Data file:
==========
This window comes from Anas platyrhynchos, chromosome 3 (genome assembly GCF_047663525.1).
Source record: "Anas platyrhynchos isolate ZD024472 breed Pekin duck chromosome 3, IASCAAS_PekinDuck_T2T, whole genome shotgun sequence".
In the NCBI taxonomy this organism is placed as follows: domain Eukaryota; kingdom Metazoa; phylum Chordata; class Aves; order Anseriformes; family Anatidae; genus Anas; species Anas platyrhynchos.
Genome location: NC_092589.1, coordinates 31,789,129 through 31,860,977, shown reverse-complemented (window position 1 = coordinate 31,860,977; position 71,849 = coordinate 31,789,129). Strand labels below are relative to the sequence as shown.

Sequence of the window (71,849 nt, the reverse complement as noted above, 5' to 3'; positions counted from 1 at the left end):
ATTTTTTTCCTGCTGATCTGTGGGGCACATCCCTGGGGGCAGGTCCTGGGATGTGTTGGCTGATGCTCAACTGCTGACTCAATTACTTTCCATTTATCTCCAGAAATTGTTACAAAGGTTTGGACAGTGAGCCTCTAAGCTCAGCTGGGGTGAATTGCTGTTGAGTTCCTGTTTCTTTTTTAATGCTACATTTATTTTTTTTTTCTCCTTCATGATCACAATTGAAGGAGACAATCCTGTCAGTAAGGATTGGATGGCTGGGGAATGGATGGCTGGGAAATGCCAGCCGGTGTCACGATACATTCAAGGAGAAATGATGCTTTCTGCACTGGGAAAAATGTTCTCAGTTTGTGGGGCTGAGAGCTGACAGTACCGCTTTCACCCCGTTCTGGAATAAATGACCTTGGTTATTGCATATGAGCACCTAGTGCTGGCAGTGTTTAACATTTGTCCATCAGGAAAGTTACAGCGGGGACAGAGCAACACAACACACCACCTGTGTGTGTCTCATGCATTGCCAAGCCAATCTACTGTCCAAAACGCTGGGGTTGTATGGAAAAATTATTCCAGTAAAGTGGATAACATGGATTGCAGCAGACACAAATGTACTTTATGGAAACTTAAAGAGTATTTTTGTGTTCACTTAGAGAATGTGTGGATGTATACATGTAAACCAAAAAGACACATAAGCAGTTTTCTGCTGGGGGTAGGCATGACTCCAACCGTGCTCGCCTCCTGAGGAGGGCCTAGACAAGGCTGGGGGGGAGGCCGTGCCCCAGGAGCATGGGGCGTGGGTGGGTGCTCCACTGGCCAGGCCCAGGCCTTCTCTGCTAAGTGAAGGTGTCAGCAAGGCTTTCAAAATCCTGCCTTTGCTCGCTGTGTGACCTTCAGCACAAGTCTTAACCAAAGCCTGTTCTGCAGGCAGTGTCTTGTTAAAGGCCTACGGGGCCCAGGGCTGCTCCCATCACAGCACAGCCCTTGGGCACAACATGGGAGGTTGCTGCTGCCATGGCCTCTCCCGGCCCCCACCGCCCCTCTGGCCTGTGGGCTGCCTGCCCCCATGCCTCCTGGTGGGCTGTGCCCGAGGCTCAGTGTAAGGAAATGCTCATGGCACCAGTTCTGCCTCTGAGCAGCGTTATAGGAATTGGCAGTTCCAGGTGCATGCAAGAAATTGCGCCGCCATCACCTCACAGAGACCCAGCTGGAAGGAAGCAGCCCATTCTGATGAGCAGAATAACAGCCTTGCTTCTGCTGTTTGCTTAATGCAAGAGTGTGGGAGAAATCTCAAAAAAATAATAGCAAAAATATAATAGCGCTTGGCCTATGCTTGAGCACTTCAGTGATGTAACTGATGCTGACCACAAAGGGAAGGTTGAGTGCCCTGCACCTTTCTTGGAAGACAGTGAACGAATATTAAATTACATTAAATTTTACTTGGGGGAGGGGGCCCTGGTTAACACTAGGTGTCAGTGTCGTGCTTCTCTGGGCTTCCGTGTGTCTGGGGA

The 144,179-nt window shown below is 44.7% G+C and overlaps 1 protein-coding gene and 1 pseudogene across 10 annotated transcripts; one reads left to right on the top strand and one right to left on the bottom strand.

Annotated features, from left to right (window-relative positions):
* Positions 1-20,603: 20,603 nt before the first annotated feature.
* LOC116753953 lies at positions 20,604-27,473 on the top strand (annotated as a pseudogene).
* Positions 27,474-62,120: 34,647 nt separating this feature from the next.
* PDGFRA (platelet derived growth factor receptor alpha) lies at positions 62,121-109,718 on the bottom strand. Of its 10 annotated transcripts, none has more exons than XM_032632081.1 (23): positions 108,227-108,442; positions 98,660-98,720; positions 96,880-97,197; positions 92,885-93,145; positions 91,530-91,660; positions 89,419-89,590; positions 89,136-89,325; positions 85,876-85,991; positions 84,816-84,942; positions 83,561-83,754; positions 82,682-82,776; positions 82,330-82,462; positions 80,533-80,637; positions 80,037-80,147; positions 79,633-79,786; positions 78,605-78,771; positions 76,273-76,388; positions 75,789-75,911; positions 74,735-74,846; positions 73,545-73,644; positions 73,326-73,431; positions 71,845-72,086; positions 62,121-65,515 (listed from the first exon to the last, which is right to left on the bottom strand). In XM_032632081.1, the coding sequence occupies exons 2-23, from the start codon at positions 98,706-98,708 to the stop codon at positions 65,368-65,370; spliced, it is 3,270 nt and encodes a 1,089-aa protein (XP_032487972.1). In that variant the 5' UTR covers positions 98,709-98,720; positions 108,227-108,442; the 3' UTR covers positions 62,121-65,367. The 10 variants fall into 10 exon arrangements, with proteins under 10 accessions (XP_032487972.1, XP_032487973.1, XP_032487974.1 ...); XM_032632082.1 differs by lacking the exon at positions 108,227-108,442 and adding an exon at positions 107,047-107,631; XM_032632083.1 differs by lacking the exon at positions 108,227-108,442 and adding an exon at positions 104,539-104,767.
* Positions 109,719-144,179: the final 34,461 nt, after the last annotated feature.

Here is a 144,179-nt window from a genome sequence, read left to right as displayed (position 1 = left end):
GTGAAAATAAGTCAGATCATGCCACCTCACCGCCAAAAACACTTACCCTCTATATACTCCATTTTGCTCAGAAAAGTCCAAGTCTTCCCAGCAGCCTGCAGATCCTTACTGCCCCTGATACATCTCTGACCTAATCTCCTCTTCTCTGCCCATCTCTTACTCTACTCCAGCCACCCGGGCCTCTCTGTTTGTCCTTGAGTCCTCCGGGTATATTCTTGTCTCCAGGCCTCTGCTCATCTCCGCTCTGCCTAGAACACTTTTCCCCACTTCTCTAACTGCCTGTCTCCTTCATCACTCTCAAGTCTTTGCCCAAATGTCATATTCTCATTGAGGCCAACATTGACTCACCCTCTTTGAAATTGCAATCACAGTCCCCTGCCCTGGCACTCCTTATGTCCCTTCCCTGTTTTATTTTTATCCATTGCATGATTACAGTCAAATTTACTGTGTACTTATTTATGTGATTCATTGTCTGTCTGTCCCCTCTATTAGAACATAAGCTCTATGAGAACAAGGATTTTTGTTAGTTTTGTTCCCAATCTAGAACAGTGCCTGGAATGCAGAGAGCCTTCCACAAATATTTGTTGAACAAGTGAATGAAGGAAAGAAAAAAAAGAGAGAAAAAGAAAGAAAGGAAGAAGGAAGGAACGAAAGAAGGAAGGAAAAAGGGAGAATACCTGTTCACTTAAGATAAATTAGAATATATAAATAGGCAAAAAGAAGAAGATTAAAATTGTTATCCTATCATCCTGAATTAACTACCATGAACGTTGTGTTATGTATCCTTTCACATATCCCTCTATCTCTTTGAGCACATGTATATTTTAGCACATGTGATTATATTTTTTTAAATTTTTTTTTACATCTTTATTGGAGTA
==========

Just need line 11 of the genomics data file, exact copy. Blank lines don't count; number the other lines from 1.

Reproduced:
* Positions 27,474-62,120: 34,647 nt separating this feature from the next.